'He asked me to marry him the very first time we met. I was afraid that he was not being honest. There are harmful beliefs and misconceptions about people with albinism. - What if he is one of them - I wondered. Even my family didn't trust him at the beginning. Why would anyone wanted to marry an albino just out of love?" Naomi explained how she felt eight years ago when she first met Mathew. In addition to their everyday struggle, individuals with albinism in Africa are also plagued by bounty hunters. In some extreme cases, superstitions and traditional beliefs about albinism can lead to violent assault and murder. In witchcraft-related rituals, certain body parts of people with albinism are made into charms that are believed to bring wealth and good luck. At the same time, people with albinism have also been ostracised and even killed for exactly the opposite reason, because they are presumed to be cursed and bring bad luck.
Marcelo And Jose (Chile & Brasil)
Marcelo and Jose met online. They started chatting and soon they fell in love. Their distance became a big obstacle so Jose decided to leave everything and he moved to Chile so they can be together.
Pooja And Krishna (India)
When Krishna and Pooja ran away from their homes to be together, they had to live on the street and every day was a struggle for survival. Finally, Krishna got the chance to work night shifts in the factory for 1$/day and they slowly started to live a decent life. Krishna belongs to Brahmin caste, the highest one in India and Pooja is a Dalit - a class of Indians who are not just considered lower caste, but technically outcasts. Therefore their relationship was not acceptable in most of Indian households. It wasn't until they had their first child that families accepted their marriage.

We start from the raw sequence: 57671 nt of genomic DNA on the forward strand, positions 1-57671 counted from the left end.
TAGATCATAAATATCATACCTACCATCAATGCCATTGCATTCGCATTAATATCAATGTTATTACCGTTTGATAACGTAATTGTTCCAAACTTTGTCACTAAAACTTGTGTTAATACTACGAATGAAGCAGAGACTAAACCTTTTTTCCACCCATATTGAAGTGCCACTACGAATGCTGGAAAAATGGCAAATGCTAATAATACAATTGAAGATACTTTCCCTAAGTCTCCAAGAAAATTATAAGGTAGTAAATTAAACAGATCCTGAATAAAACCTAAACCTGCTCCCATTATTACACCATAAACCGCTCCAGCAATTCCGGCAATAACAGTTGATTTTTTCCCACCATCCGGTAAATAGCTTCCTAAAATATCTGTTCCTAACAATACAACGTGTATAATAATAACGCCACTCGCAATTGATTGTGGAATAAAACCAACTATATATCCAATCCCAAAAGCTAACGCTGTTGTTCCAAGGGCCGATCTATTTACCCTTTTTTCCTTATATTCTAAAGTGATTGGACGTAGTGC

André And Aline (Brasil)
They spent the first months of our relationship living on the streets of Rio de Janeiro. They were homeless. They starved together, people put fire on their stuff, threw water and beer on them. However, they stayed together, believing that one day it will better. And now it is. 'If she stayed with me on the streets, she will stay with me for the rest of our lives.' - Andre told us.
Salma And Tivo (Zambia)
They knew each other through a common friend, but just when Tivo moved to the States, they started chatting online. Very soon their friendship evolved to a relationship. 'We became more intimately involved but without the physical aspect of it, because I was on a different continent. During that time we discovered how much we love each other through the way we communicated and I just decided to ask her to marry me, over the phone.'